Balloon cell melanoma: a systematic review.
Balloon cell melanoma (BCM) is a rare presentation of malignant melanoma characterized by large, foamy melanocytes lacking pigmentation. This is a comprehensive review of the clinical, dermoscopic, and histological features among BCM cases reported in the literature. A systematic review of all case reports and series published since 1970 was conducted via MEDLINE, Embase, and Web of Science, using "balloon cell melanoma" and synonymous search terms. Our systematic search identified 76 cases (49% male, 51% female) of BCM in the literature. The mean age at presentation was 57.81 years. Prior skin cancer, particularly melanoma (47%), accounted for 58% of pertinent medical history. Prominent clinical exam findings included raised (46%), ulcerated (73%) lesions larger than 1 cm (68%) in the lower extremities (35%). Median Breslow thickness of primary BCM cases was 2.5 mm. Hairpin vessels (75%) and structureless architecture (75%) were predominant on dermoscopy. Notable histopathology included large (47%), vacuolated (58%) cells with foamy cytoplasm (62%) and conspicuous nucleoli (27%). Positive S-100 immunohistochemistry (73%) was most frequently employed to diagnose BCM. We observed 47% primary and 53% metastatic BCM cases. Of metastatic BCMs, balloon cells in the primary lesion were unknown in 48%, devoid in 33%, and present in 20% of cases. All metastases displayed predominant balloon cell morphology. BCM may represent an advanced phase in the progression of malignant melanoma. Improved awareness of BCM characteristics among clinicians may reduce the risk of misdiagnoses.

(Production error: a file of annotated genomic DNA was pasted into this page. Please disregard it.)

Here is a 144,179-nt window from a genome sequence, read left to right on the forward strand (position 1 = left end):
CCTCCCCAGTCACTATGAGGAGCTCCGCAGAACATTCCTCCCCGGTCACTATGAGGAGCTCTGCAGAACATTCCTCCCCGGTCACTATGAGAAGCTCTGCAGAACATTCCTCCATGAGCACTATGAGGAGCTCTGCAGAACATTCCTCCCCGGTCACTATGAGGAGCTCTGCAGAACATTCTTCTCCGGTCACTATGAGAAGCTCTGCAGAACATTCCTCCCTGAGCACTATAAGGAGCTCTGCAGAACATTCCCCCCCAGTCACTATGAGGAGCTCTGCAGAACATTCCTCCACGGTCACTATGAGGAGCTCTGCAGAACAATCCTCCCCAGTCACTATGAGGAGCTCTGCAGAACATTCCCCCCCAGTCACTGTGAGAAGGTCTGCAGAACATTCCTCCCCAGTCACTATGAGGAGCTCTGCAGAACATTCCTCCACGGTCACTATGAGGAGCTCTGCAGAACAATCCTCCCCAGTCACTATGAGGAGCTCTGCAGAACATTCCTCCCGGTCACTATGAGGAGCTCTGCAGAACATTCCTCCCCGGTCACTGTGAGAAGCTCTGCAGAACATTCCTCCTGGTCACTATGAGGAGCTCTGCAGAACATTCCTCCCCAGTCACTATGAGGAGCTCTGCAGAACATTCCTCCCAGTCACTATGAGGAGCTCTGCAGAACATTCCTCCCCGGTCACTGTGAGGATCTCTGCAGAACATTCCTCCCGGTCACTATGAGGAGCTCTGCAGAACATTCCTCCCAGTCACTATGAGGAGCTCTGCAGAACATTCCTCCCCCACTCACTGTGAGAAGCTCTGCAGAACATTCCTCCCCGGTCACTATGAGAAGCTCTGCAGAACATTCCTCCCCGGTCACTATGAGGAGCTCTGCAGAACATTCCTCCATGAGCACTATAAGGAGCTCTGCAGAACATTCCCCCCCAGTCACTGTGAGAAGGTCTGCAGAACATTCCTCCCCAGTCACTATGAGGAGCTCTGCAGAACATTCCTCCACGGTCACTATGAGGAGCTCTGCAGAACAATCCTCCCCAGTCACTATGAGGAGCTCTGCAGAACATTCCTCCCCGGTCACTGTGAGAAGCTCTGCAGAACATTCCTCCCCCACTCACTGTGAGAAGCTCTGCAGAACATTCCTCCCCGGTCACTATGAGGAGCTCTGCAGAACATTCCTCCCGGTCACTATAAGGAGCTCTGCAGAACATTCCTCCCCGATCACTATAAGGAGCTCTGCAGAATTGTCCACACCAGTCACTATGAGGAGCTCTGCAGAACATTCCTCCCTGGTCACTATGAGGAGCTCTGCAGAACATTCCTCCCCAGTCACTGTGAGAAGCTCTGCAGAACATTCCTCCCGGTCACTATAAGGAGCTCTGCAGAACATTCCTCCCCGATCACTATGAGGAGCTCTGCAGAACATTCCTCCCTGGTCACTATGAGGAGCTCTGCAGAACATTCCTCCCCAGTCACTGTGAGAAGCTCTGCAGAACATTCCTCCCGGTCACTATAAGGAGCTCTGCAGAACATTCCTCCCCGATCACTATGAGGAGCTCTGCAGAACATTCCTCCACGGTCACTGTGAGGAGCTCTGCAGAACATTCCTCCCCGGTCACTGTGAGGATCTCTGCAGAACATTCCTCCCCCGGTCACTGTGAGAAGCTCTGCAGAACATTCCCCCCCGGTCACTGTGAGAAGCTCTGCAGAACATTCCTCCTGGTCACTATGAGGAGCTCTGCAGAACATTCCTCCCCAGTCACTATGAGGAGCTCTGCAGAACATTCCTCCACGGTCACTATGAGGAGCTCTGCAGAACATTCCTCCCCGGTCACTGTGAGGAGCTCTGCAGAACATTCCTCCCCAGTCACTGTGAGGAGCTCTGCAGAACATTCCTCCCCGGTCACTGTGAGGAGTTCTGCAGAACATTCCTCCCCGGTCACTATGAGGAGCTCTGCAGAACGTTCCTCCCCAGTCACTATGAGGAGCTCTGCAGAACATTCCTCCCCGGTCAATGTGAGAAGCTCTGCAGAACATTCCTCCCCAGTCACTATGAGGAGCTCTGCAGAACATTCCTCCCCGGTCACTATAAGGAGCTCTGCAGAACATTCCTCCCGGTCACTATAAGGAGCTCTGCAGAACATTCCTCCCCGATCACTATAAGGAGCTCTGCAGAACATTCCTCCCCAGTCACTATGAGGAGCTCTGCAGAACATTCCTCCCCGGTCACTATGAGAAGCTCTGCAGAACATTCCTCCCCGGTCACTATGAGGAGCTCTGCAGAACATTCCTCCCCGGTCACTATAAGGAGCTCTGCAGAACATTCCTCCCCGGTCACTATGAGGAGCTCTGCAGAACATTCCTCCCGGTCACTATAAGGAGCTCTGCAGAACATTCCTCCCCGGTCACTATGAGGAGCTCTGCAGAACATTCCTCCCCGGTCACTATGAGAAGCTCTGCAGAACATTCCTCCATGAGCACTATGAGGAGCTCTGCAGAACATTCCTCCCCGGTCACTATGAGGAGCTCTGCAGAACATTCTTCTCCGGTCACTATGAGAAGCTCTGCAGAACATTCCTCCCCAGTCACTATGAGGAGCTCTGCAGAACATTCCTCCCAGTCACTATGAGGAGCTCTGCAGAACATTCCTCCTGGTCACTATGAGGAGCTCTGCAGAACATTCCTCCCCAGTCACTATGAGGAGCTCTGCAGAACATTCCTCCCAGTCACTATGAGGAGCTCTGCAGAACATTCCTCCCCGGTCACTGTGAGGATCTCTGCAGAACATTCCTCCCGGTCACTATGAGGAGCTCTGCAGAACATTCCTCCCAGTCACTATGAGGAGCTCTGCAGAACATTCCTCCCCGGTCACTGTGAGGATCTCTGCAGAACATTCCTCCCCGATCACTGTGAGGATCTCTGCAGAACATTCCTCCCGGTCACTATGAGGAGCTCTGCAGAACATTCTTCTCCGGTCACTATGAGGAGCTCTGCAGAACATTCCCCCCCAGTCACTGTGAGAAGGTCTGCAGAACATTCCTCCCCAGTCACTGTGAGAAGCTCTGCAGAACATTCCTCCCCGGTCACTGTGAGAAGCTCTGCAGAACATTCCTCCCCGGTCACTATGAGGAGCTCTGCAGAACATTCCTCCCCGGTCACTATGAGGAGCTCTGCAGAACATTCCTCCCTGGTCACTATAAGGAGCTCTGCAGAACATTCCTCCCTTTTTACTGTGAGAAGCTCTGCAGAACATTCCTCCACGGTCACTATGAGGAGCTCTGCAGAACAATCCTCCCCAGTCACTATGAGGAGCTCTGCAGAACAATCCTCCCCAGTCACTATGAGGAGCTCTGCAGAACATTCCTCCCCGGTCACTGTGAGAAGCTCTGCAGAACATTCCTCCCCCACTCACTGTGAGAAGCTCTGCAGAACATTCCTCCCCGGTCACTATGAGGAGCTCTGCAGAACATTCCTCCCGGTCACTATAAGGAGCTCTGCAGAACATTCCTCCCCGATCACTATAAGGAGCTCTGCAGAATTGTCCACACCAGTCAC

Published In/Presented At
Wei, G., Hennessy, K., Kevin Heard, L., Gaudi, S., Mhaskar, R., Patel, R. R., & Bennett, A. E. (2022). Balloon cell melanoma: a systematic review. International journal of dermatology, 61(3), 266–277. https://doi.org/10.1111/ijd.15448
Medical Education | Medicine and Health Sciences
USF-LVHN SELECT Program, USF-LVHN SELECT Program Students